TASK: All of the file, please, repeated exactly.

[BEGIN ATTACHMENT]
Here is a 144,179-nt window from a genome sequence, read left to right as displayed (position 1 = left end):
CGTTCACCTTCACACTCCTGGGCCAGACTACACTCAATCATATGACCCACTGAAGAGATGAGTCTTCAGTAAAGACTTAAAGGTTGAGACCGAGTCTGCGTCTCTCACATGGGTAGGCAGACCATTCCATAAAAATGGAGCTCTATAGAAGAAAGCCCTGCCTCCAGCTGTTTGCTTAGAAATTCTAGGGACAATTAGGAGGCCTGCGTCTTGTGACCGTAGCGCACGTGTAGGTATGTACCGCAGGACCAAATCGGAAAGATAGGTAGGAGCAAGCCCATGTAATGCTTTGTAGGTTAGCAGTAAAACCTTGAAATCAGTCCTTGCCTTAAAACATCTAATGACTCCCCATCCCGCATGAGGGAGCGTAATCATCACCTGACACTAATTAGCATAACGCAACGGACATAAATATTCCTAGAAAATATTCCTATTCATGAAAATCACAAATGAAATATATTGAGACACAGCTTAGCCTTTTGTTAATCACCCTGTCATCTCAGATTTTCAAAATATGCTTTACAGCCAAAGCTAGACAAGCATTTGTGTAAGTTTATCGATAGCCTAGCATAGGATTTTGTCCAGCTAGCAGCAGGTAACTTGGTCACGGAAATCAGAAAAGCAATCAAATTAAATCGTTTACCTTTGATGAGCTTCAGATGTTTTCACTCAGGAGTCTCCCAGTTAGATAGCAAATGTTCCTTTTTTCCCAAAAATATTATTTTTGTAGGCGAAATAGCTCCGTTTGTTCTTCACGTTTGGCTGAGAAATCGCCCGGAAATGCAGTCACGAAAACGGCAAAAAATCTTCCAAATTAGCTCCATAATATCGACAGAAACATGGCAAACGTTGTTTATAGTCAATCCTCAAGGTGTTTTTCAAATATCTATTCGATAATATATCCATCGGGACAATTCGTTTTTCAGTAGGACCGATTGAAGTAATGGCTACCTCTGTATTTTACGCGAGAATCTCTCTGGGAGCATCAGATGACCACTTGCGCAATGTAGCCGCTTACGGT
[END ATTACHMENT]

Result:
Here is a 144,179-nt window from a genome sequence, read left to right as displayed (position 1 = left end):
CGTTCACCTTCACACTCCTGGGCCAGACTACACTCAATCATATGACCCACTGAAGAGATGAGTCTTCAGTAAAGACTTAAAGGTTGAGACCGAGTCTGCGTCTCTCACATGGGTAGGCAGACCATTCCATAAAAATGGAGCTCTATAGAAGAAAGCCCTGCCTCCAGCTGTTTGCTTAGAAATTCTAGGGACAATTAGGAGGCCTGCGTCTTGTGACCGTAGCGCACGTGTAGGTATGTACCGCAGGACCAAATCGGAAAGATAGGTAGGAGCAAGCCCATGTAATGCTTTGTAGGTTAGCAGTAAAACCTTGAAATCAGTCCTTGCCTTAAAACATCTAATGACTCCCCATCCCGCATGAGGGAGCGTAATCATCACCTGACACTAATTAGCATAACGCAACGGACATAAATATTCCTAGAAAATATTCCTATTCATGAAAATCACAAATGAAATATATTGAGACACAGCTTAGCCTTTTGTTAATCACCCTGTCATCTCAGATTTTCAAAATATGCTTTACAGCCAAAGCTAGACAAGCATTTGTGTAAGTTTATCGATAGCCTAGCATAGGATTTTGTCCAGCTAGCAGCAGGTAACTTGGTCACGGAAATCAGAAAAGCAATCAAATTAAATCGTTTACCTTTGATGAGCTTCAGATGTTTTCACTCAGGAGTCTCCCAGTTAGATAGCAAATGTTCCTTTTTTCCCAAAAATATTATTTTTGTAGGCGAAATAGCTCCGTTTGTTCTTCACGTTTGGCTGAGAAATCGCCCGGAAATGCAGTCACGAAAACGGCAAAAAATCTTCCAAATTAGCTCCATAATATCGACAGAAACATGGCAAACGTTGTTTATAGTCAATCCTCAAGGTGTTTTTCAAATATCTATTCGATAATATATCCATCGGGACAATTCGTTTTTCAGTAGGACCGATTGAAGTAATGGCTACCTCTGTATTTTACGCGAGAATCTCTCTGGGAGCATCAGATGACCACTTGCGCAATGTAGCCGCTTACGGT